Third, semi-met pads wear at a higher rate than ceramic pads. Brake pads are the same kind of compromise that tires are. You trade off performance when you opt for longer life. An 80,000 mile guarantee tire has much less wet traction than a police-spec tire. In the same way, you give up certain aspects of brake performance when you select a longer-life ceramic pad instead of the semimetallic pad.
Finally, semi-met pads may be more expensive than ceramic pads. Some premium ceramic pads are very high-priced, but other ceramic pads are less expensive than semi-met pads. From the same supplier, a set of front ceramic pads listed for $59.99; while a set of front semi-metallic pads were $86.99. From another chain, it was $46.99 for the ceramic pads and $65.99 for the semi-met pads. (Organic front pads were $31.99—the price being the only reason anyone would be tempted to buy organic pads.)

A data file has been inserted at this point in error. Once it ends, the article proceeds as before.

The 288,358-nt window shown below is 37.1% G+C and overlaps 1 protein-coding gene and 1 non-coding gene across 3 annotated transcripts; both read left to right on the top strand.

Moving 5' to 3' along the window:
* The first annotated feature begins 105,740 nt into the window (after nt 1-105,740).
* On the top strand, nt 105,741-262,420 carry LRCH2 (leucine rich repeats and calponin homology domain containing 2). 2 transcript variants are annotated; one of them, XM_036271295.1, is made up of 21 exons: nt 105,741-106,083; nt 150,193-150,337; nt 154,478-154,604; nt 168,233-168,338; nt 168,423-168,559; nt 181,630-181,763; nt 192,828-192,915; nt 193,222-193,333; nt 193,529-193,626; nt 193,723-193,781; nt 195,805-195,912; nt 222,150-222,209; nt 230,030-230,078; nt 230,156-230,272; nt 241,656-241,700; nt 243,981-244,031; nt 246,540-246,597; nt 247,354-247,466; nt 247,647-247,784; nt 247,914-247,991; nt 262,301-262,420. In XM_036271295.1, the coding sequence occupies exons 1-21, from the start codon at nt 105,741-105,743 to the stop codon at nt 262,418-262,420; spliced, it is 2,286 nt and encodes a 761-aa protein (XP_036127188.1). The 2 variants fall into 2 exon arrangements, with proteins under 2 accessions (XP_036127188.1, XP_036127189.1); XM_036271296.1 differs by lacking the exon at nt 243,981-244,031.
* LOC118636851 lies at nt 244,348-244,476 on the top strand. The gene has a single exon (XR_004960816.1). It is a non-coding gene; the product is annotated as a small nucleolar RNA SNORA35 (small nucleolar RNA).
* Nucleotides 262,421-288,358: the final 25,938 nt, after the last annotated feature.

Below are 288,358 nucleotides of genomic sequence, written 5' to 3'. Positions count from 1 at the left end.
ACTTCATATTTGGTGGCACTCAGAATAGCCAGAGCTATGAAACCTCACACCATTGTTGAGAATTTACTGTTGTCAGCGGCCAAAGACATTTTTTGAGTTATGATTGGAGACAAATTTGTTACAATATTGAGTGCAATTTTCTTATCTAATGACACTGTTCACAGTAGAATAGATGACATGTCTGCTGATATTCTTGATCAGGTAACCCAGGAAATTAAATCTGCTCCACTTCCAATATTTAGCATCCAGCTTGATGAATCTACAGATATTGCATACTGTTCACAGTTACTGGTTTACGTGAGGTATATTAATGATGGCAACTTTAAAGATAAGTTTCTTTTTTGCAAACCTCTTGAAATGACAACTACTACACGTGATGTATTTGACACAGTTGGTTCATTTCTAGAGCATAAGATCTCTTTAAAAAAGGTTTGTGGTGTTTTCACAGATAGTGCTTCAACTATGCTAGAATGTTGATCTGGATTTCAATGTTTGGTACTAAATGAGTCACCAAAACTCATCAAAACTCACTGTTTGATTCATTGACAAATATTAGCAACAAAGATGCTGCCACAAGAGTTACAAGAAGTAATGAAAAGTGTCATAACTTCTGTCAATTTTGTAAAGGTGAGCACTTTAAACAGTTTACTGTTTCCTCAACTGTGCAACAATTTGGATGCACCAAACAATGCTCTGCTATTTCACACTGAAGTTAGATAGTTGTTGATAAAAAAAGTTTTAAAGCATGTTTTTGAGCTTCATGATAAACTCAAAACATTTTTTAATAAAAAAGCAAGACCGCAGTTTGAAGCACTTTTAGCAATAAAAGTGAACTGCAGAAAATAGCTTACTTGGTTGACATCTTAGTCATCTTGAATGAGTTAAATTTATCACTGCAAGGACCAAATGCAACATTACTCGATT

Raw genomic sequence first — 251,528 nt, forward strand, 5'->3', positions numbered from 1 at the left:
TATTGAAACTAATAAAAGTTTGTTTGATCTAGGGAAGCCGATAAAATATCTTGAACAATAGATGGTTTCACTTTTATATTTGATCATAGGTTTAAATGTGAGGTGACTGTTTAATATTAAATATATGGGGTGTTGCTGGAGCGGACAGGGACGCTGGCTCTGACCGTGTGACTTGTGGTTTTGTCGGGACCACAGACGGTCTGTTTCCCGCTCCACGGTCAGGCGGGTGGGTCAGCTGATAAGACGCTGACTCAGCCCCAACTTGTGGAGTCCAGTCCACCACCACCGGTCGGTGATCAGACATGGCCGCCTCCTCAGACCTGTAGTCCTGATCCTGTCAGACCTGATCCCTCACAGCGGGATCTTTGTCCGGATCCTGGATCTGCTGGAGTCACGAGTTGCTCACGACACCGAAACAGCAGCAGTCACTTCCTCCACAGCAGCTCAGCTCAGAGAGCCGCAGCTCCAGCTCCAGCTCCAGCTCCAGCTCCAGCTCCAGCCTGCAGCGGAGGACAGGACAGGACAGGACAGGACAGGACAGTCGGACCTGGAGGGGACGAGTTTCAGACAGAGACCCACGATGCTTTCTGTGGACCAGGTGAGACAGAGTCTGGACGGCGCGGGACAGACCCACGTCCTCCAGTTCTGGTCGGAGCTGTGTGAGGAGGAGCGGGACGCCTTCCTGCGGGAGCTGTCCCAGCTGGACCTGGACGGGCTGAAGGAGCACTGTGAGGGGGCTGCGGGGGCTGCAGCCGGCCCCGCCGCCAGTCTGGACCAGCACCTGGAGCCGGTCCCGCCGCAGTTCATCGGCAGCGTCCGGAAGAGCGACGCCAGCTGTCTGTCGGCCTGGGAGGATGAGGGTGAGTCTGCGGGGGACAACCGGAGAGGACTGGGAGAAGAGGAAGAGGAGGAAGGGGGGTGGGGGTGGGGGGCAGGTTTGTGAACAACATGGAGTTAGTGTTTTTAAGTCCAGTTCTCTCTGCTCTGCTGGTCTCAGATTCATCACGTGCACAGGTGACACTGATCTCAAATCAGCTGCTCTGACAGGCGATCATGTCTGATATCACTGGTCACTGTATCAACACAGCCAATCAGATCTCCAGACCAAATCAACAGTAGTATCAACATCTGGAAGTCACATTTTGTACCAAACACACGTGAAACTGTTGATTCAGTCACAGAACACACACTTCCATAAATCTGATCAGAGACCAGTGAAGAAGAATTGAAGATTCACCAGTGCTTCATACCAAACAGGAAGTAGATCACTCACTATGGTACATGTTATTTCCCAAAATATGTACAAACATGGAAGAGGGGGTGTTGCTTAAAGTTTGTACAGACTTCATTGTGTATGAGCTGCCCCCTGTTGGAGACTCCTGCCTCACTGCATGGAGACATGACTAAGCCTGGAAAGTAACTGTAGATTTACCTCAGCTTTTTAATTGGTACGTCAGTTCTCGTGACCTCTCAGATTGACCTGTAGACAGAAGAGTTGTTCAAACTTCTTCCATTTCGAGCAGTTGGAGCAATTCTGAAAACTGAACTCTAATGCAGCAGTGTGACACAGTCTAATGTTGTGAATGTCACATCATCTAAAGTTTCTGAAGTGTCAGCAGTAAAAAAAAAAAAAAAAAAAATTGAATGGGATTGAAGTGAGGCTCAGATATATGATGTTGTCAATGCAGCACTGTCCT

Ceramic pads have a definite appeal. Perhaps someday, a brake manufacturer will develop a police-specific ceramic pad. Until that day, semi-met pads remain the best choice for police patrol vehicles.
“When looking for performance, it is a semi-metallic pad,” said Terry Heffelfinger, director of product engineering with Affinia Global Brake & Chassis. Affinia (Raybestos) makes both semi-met and ceramic brake pads for passenger vehicles. The Raybestos Police Patrol / Pursuit pads, of course, use semi-metallic friction materials. Only a semi-met pad can be truly OE-equivalent.
The Cold 60 mph ABS Stop
All brakes work the best when they are warmed up. This is equally true for all the common friction materials used on passenger vehicle brakes—semi-metallic, ceramic and organic. Nothing has warmed up and expanded to the right clearance, i.e., the steel piston and the cast aluminum caliper expand at different rates.